Although the holidays can get a bit hectic, do your best to set regular meal and snack times for your kiddos, with no grazing in between. Take an empathically authoritative (instead of authoritarian) approach to mealtimes to avoid power struggles. Keep in mind that if you force your kids to eat certain foods, they will likely grow to dislike those foods, but if you restrict your kids from eating certain foods or food groups, they’re likely to overeat these foods when making their own decisions. If you introduce a new food and your child rejects it, try, try again.

Make it a point to sit at the table for meals and snacks this holiday season. When you provide your children with a consistent meal environment, such as sitting at the table whenever they’re eating and removing distractions such as tv shows, tablets, and toys, they can focus on their meal or snack and eat with intention. Creating a pleasant and relaxed dining environment will remind you and your family what the holidays are all about. Have your children help you set the table, placing empty plates at each setting and all the food in the middle of the table, “family style”. Allow your kids to serve themselves, letting them choose what to eat (or not) and how much. Model positive eating behaviors by serving yourself a balanced plate and talking positively about each food item. Describe the colors, shapes, and flavors to get your kids excited. Enthusiastically encourage your kids to try everything.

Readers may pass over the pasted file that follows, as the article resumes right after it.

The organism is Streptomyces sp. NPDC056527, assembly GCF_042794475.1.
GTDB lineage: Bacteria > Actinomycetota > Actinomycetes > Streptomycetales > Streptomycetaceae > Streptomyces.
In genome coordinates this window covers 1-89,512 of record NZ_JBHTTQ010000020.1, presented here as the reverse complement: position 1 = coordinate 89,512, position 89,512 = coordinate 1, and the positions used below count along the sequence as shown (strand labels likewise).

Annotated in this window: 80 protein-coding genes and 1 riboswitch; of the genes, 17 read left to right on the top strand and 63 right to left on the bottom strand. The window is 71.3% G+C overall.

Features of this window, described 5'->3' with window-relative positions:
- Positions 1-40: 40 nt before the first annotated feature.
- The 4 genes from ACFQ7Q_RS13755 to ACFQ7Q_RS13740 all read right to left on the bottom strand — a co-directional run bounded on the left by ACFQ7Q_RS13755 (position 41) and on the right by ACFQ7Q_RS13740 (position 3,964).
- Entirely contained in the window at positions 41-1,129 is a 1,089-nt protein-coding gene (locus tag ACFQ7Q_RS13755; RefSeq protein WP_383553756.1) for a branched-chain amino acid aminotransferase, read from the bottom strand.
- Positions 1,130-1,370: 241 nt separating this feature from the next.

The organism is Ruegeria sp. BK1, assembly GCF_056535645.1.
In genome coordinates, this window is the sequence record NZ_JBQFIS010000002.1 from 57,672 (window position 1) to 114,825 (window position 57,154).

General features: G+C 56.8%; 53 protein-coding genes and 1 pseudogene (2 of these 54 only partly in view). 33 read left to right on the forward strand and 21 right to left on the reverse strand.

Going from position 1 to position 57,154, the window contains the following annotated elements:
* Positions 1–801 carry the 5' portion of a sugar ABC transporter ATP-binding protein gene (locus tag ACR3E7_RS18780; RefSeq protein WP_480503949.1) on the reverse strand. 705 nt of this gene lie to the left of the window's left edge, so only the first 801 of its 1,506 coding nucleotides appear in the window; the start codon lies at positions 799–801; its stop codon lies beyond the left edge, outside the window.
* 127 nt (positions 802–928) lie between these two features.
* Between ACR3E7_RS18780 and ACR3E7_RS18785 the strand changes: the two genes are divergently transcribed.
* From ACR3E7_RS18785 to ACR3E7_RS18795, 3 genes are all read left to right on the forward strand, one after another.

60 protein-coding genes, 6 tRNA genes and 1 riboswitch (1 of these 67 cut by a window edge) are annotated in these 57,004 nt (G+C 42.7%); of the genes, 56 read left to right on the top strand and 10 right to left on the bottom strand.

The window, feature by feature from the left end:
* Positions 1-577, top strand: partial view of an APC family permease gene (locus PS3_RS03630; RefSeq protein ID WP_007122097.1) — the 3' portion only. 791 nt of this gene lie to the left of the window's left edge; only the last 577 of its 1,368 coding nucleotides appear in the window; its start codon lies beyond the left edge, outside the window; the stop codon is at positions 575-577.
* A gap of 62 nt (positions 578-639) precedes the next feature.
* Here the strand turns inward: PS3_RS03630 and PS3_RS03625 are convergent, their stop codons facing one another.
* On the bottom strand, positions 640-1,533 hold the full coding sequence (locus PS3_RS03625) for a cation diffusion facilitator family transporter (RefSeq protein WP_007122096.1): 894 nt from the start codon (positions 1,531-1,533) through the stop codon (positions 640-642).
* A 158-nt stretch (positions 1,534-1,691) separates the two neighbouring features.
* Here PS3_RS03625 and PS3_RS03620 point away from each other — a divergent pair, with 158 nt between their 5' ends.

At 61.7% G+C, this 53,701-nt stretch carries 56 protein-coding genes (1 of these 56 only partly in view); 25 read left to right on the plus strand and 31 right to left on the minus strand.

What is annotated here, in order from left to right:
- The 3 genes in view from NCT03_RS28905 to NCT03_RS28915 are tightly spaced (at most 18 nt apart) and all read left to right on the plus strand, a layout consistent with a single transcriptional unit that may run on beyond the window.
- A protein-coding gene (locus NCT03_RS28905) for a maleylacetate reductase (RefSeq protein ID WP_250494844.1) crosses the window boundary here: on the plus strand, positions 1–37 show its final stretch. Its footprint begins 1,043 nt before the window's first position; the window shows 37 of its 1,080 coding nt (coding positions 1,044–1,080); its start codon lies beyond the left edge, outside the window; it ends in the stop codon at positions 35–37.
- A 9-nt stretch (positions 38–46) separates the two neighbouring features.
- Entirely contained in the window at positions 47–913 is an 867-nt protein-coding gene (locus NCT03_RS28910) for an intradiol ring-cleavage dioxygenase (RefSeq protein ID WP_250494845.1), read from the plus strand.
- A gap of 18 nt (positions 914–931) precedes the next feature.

When your children announce they are done eating but there’s still food left over on their plates, avoid asking them to finish it and instead remind them to take a smaller portion next time. Kids have an innate ability to know when they’ve eaten enough, and you can help them listen to their bodies by allowing them to stop eating when they let you know they’re satisfied. Sharing meals in this way – emphasizing enjoyment and not putting pressure on kids to eat specific foods or a certain amount, gives children a sense of autonomy that leads to self-regulation. It also makes meal time much more delightful for the entire family.


Before eating, take a deep breath as a reminder to slow down and be in the moment. Eating mindfully means you’re fully engaged in the sensory experience of eating, which maximizes enjoyment and allows you to listen to your body’s cues for satiety – or being satisfied. Practice mindful eating with your children each day. Mindfulness will also allow your family to truly relish in the festivity of the season.

When you’re a parent, this time of year can be equal parts excitement and exhaustion. Give yourself and your family plenty of opportunities to savor what’s special about the season – sitting down, breaking bread, laughing together, and being merry. Here’s to making new memories of meaningful eating experiences that add to your family’s joy and cheer!





Noelle Payomo is a child nutrition enthusiast and lover of food. She works as Director of Nutrition for Kidango, an early education non-profit agency that serves thousands of children throughout the Bay Area. To find out more about Kidango’s nutrition program, click here!